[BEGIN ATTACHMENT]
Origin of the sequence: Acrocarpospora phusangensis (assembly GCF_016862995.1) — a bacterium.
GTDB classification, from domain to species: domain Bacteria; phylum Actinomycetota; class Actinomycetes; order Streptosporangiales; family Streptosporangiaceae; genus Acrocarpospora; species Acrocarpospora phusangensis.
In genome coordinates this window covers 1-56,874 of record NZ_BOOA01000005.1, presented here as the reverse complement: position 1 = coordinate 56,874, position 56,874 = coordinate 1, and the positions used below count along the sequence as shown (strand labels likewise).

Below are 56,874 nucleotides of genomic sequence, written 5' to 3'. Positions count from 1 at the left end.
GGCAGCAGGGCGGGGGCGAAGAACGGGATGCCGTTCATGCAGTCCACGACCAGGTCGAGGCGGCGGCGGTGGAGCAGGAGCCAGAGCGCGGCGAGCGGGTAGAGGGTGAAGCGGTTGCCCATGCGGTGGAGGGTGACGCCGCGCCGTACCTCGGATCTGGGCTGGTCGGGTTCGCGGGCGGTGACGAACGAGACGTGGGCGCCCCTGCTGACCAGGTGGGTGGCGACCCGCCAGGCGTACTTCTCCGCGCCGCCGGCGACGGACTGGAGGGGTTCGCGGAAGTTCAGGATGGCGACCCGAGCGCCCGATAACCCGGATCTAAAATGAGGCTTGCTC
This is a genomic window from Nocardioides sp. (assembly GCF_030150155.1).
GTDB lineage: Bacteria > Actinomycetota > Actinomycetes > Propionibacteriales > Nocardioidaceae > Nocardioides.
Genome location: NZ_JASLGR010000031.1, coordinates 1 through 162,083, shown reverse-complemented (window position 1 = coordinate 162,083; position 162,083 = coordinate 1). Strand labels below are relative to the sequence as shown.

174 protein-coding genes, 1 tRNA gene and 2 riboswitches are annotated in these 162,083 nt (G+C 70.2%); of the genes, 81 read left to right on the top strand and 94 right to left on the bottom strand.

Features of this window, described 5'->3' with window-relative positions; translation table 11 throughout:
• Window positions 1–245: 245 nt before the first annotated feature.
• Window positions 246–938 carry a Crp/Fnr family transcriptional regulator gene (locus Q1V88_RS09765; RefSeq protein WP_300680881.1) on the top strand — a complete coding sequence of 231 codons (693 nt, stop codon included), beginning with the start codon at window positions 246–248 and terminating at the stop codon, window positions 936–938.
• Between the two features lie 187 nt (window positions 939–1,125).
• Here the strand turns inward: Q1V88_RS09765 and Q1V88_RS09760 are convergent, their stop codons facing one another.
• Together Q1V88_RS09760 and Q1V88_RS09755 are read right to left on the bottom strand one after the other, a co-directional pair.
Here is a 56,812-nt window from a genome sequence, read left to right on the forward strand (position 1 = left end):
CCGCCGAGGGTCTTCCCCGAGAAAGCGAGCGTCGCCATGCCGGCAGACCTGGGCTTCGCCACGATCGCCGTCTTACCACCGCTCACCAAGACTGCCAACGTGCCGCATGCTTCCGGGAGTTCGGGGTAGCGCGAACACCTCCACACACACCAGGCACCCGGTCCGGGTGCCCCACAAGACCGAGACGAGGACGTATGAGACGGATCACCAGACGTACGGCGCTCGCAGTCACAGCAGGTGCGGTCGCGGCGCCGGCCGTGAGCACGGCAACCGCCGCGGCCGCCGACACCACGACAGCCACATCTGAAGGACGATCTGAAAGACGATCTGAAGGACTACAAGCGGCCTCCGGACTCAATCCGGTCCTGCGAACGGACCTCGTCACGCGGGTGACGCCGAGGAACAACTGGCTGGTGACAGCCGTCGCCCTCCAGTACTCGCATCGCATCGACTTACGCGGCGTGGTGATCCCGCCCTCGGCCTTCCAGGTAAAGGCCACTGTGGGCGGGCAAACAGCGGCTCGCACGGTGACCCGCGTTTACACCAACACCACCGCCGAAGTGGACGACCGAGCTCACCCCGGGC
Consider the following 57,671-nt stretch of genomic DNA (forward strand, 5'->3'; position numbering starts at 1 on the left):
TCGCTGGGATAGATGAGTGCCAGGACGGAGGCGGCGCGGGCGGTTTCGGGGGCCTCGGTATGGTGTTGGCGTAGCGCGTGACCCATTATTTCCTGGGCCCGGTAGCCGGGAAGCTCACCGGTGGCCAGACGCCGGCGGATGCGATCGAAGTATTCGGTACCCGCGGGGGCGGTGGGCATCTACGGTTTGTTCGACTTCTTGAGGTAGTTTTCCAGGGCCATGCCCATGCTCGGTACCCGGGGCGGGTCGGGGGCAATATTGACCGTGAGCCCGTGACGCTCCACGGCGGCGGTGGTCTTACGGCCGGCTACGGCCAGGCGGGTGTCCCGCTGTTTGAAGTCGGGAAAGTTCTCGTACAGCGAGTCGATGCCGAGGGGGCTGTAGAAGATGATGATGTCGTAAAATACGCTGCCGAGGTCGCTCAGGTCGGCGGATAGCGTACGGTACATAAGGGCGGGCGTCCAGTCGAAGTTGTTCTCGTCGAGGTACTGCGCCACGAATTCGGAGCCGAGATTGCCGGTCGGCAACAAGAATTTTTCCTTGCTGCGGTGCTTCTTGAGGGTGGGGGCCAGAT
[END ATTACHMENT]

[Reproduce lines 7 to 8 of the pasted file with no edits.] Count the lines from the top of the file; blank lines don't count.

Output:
GTDB lineage: Bacteria > Actinomycetota > Actinomycetes > Propionibacteriales > Nocardioidaceae > Nocardioides.
Genome location: NZ_JASLGR010000031.1, coordinates 1 through 162,083, shown reverse-complemented (window position 1 = coordinate 162,083; position 162,083 = coordinate 1). Strand labels below are relative to the sequence as shown.